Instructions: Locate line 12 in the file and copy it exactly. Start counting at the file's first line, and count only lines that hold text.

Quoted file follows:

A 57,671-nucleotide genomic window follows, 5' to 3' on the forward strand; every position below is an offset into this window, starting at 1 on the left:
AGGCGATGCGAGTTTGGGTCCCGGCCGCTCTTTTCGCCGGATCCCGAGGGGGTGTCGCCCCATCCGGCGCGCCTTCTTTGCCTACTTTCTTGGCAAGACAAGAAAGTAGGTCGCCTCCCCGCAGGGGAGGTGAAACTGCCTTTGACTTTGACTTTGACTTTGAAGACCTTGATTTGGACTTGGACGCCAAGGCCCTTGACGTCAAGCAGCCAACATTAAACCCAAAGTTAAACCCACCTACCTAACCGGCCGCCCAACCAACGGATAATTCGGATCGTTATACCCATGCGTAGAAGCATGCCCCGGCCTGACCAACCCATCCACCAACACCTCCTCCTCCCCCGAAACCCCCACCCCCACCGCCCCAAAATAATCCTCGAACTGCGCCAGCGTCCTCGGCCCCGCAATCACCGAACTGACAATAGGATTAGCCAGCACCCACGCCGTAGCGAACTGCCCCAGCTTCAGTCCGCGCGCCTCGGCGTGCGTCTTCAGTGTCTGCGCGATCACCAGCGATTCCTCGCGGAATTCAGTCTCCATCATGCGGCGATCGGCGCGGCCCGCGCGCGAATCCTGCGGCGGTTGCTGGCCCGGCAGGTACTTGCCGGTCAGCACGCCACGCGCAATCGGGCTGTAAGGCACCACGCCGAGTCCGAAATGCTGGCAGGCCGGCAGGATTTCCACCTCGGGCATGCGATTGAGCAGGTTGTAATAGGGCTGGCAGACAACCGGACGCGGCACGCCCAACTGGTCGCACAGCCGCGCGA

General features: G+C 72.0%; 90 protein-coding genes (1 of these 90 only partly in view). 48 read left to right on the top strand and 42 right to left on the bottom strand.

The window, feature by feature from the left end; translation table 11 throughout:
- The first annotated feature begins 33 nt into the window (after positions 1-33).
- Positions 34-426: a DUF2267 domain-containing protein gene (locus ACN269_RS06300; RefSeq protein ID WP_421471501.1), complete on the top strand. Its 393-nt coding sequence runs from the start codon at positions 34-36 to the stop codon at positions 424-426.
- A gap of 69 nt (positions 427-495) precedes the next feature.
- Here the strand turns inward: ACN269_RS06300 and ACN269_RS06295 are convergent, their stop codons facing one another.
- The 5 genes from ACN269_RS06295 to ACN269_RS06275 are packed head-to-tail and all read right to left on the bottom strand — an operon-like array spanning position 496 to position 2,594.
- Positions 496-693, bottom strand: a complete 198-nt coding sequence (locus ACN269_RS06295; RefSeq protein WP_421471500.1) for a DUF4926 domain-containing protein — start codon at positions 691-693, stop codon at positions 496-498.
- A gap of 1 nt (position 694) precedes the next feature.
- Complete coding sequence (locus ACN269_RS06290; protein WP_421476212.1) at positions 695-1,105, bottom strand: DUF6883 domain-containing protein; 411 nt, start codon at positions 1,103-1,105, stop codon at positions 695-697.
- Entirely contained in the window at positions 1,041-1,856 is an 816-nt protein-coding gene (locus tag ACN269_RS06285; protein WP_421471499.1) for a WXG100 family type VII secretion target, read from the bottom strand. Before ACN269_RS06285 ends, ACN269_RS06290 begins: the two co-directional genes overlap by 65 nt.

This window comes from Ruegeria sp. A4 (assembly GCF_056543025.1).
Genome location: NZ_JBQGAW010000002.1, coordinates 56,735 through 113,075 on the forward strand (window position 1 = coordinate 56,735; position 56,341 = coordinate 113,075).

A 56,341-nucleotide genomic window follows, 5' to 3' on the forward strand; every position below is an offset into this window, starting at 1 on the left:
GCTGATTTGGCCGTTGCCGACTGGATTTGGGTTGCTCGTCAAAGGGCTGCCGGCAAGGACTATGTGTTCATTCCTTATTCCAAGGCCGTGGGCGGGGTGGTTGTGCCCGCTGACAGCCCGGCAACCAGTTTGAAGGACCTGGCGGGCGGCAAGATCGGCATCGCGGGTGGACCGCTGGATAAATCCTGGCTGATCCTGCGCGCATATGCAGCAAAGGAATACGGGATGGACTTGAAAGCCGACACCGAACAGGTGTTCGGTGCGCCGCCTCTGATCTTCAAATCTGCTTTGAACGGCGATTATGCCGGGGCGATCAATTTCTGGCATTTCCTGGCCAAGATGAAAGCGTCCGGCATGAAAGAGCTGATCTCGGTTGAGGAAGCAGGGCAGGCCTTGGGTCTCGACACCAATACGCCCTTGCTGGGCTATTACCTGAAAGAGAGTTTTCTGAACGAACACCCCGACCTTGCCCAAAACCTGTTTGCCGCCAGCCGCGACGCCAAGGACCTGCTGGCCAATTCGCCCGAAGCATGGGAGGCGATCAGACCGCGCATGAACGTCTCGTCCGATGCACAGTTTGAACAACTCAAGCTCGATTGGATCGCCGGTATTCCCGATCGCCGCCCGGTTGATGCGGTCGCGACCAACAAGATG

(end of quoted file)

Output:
- Complete coding sequence (locus ACN269_RS06290; protein WP_421476212.1) at positions 695-1,105, bottom strand: DUF6883 domain-containing protein; 411 nt, start codon at positions 1,103-1,105, stop codon at positions 695-697.